THE ITHACA TYPHOID EPIDEMIC.

THE ITHACA TYPHOID EPIDEMIC.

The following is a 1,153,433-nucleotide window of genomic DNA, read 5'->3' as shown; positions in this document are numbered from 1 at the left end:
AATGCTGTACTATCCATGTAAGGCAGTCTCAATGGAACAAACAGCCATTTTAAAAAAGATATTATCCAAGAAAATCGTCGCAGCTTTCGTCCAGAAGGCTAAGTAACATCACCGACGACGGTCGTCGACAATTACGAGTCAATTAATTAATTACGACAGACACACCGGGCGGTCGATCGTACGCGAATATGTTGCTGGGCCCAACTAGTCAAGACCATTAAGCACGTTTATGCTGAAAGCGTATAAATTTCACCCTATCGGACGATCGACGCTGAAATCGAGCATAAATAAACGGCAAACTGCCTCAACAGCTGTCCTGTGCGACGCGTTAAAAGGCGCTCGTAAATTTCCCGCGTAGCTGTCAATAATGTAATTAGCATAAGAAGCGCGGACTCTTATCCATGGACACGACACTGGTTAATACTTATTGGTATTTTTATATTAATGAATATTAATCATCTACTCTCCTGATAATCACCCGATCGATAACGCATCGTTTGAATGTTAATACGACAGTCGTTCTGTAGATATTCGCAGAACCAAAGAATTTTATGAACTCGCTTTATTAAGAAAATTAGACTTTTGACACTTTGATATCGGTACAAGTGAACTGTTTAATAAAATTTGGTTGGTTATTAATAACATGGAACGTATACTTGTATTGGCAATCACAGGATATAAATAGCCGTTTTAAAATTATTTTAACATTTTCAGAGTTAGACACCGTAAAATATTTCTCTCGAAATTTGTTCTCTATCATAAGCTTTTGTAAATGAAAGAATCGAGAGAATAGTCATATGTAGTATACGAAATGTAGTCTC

It is somewhat difficult to write impartially on the subject of the typhoid fever epidemic at Ithaca, N. Y. The feeling is all against the authorities of the University of Cornell, because so many of its students have been attacked by, and have died of the disease. The result is that over two-thirds of the students have left for their homes; the lecture courses are interfered with; and the institution itself is demoralised. Hence, an outcry has gone up against the university authorities, as if they were solely responsible for the visitation. It has been satisfactorily shown that the university, as a corporation, holds a large block of bonds of the Ithaca Water company, and it has, therefore, been argued that it is responsible for the condition of the water, whose pollution has caused the disease to break out among the students. But the trustees of the university are not stockholders of the company, any more than they are of other waterworks companies in other parts of the country, whose bonds they hold as producers of revenue. So far, therefore, they are not responsible, nor does it seem just to accuse them of being interestedly slow, or for their own reasons refusing to make any efforts towards procuring a supply of uncontaminated and wholesome water. So far as Cornell university is concerned, it has done its best to secure just such a supply for its students. The water from the artesian wells it has caused to be drilled within its limits is everything that could be desired, and is supplied for the asking to every student who so desires. Its source of supply at Fair creek, stated to be perfectly wholesome, is not the same as that which is furnished to the citizens of Ithaca, and is also always on hand for the use of the students. The latter, it must he remembered, do not board in the college, but in city boardinghouses, which, of course, depend either upon private wells or the supply from the Ithaca Water company’s mains. Even here, however, the university authorities have done their best for the health of their students, by making every boardinghouse keeper sign an agreement to boil all the water used for drinking, cooking, washing uncooked vegetables, and such dishes, pans, vessels, and the like, as are used for serving food or drink— in fact, for all table purposes. That some, or many of these boardinghouse keepers have not kept this agreement, or that some students have at times not availed themselves of the wholesome water gratuitously supplied by the university, is surely not to be put down to the account of that body, nor do we suppose that it can be held responsible, if the boardinghouse water was not duly and daily inspected by the university authorities. Their legal right to insist upon such a course would certainly be called in question by those immediately concerned, and had they insisted upon entering the premises of the boarding mistress for any such purpose, they would undoubtedly have laid themselves open to an action for trespass. The university promises that in September it will supply filtered water to all its students from a filtration plant it intends to build forthwith, and that for the future all the water supplied to the students’ boardinghouses shall he duly inspected. We do not see what more they can do, unless they use their indirect influence as bondholders to induce the company to remedy the existing evil conditions, or upon the State authorities to see to it (as the State board of health will without doubt see to it) that an upto-date filtration plant is built by the Ithaca Water company, and that every possible source of pollution is removed from its watershed. If what we hear is correct, the source of the disease is traceable to some shacks in which Italian laborers are quartered near Buttermilk creek, which, with Six-Mile creek, forms the source of Ithaca’s water supply. That the company will see to this (it is to its interest to do so), and that the citizens of Ithaca will insist that it shall so see to it, we have no doubt. Meanwhile we would suggest that what has happened in that city has happened not there alone, but in many others in the United States, with even more fatal results. Ithaca, however, is the seat of Cornell university—where are assembled from all quarters some hundreds of the flower of American youth. Hence, the epidemic has excited more notice than if it had occurred elsewhere than in a university town, and the fact seems to have escaped notice, that there are others in the city who have been as terribly afflicted, both mentally and physically. as the students of Cornell and their relations and friends. Had it not been for the latter, indeed, the Ithaca epidemic would have received at most a passing notice, whereas the notoriety thrust upon it will be the principal means of fitting sanitarymeasures being taken to provide against such an epidemic breaking out again from a similar cause within its confines. Out of evil, therefore, will come good.

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